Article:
This week’s Inheritance Books are from Cathy Lamb, author of thought provoking women’s fiction.
Hi Cathy, welcome to Inheritance Books, please tell me a bit about yourself
As a child, I mastered the art of skateboarding, catching butterflies in bottles, and riding my bike with no hands. When I was ten, my parents moved me, my two sisters, a brother, and two poorly behaved dogs to Oregon before I could fulfill my lifelong dream of becoming a surfer bum.
I graduated from the University of Oregon with a B.A. in Elementary Education and a M.S. in Curriculum and Instruction. I was a teacher for over seven years, and loved it, but to be quite frank, I only became a teacher until I could (hopefully!) become a writer. Teaching allowed me weekends and summers to write and travel plus I didn’t starve.
I’m a full time writer, and I love it. (Most of the time. Sometimes it makes me crazy and I eat too much chocolate.) I’ve been married over twenty years and we have three teenagers who are naughty only now and then.
I write novels and short stories and I write best between ten at night and two in the morning. When I am first writing a book, I write 2,000 words a day, 10,000 a week or I don’t let myself go to bed on Saturday night until it’d done. After I write my first draft, I edit it eight times before I send it to my publisher. I’ll usually edit it another four times after that. By the twelfth edit, I am done, done, done. It is out the door and out of my head and I’m onto the next plot.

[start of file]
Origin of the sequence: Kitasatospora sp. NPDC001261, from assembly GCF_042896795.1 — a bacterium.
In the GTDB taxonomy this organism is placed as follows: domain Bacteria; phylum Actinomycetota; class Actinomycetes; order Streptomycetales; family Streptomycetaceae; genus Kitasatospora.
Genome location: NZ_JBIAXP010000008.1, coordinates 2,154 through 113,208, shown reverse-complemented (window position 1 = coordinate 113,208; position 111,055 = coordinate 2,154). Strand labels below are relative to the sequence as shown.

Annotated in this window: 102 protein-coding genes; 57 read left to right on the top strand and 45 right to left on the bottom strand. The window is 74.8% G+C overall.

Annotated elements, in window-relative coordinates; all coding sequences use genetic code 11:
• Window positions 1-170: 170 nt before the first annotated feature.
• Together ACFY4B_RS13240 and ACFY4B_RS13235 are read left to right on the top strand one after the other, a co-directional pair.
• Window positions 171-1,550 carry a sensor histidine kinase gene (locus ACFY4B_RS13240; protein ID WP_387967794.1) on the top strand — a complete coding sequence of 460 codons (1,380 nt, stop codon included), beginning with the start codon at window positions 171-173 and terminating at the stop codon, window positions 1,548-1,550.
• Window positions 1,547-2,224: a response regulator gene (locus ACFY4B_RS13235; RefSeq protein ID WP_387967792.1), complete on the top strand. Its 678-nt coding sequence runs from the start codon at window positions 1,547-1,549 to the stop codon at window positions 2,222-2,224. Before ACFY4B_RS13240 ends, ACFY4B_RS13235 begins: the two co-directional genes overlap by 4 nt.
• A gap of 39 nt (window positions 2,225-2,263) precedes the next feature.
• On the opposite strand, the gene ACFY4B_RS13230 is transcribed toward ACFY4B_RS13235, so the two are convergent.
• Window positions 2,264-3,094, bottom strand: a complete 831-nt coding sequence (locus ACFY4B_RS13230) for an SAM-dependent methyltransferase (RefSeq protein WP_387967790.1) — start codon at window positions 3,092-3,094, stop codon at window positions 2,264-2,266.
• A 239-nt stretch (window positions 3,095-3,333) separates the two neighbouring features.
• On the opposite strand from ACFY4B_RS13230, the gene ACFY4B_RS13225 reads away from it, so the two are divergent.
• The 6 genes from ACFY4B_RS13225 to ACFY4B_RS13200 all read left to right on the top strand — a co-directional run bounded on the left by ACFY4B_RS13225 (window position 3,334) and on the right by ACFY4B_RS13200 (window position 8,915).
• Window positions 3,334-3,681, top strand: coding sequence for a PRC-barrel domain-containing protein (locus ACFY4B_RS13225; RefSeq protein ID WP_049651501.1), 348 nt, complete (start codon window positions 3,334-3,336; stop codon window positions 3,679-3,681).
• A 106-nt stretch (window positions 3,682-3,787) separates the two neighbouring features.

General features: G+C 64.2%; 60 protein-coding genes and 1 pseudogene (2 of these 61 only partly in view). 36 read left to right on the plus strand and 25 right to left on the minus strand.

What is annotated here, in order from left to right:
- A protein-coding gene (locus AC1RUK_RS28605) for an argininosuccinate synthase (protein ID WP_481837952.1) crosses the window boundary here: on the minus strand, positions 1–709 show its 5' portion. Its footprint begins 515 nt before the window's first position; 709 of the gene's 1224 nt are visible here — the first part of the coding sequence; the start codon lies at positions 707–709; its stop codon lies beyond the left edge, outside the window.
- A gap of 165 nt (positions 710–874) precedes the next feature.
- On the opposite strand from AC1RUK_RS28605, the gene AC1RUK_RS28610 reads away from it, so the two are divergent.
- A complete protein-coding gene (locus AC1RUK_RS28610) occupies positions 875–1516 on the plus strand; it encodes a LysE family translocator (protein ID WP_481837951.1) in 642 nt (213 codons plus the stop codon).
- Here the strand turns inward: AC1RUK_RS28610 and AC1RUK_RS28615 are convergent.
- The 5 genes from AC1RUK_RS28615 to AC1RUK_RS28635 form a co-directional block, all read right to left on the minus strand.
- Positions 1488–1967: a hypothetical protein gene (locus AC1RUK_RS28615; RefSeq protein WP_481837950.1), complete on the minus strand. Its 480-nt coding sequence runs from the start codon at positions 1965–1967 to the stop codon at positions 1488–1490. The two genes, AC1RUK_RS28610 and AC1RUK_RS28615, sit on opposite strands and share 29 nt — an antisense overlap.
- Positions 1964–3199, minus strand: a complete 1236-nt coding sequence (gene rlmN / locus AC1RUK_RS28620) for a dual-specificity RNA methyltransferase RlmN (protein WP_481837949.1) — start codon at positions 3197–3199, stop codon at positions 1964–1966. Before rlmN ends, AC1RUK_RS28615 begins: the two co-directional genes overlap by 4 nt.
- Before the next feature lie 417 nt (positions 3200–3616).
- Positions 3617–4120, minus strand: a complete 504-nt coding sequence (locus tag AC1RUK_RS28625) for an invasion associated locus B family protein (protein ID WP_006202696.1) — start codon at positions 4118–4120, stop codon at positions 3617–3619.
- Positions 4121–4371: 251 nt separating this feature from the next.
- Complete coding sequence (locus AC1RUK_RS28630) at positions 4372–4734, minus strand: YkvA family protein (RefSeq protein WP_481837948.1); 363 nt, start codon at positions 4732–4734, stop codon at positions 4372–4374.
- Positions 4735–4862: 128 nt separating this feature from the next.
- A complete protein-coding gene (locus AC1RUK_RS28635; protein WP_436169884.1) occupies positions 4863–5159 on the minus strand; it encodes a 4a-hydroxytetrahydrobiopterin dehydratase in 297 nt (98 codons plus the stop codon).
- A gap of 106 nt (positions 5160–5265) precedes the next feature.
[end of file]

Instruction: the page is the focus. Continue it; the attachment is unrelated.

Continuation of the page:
That’s a great word count! I’m envious. Mind you, I can’t stay awake much past 10pm, so I’ve got no hope of getting that much done.
Which book have you inherited from the generation above? Why is it special?
I inherited The Chronicles of Narnia from the generation above. Of course, I inherited hundreds of other books, too, because I grew up with a mother who loved to read and insisted we love it, too. I chose the Narnia books to talk about here, though, because as a child they just lit my imagination on fire. I was transported to a whole new world. It made me daydream, it made me think, it made me see outside the box of my suburban neighborhood.
I do think that those books were key in terms of turning me into a writer.
Which book would you like to leave to future generations? Why?
I would leave Night by Elie Wiesel. Heartbreaking, true, a testament to his unbelievable courage and strength under an impossible situation. It’s also a reminder of the atrocities that humans have committed against each other and continue to do so. The Holocaust should never be forgotten, never relegated to a paragraph in the history books. I would also choose it to honor Mr. Wiesel’s life since that point.
I would also leave The Color Purple, Infidel, The Color of Water, The Immortal Life of Henrietta Lacks, Unbroken, To Kill A Mockingbird, The Diving Bell and The Butterfly, The Glass Castle, Angela’s Ashes, The Help, The Book Thief, Of Mice and Men, The Red Tent, The Kite Runner, and One Thousand White Women. Oh, and for fun The Time Traveler’s Wife, The Art of Racing In The Rain, and The Guernsey Literary and Potato Peel Society. I could go on and on here about books I’d leave….but I’ll stop because I was only actually asked for ONE!!
Only one! So I’ll have to ignore all of those others you’ve mentioned and only let you have Night (which sounds really good).
Cathy, thank you so much for sharing your Inheritance Books with us. All the best with your writing career.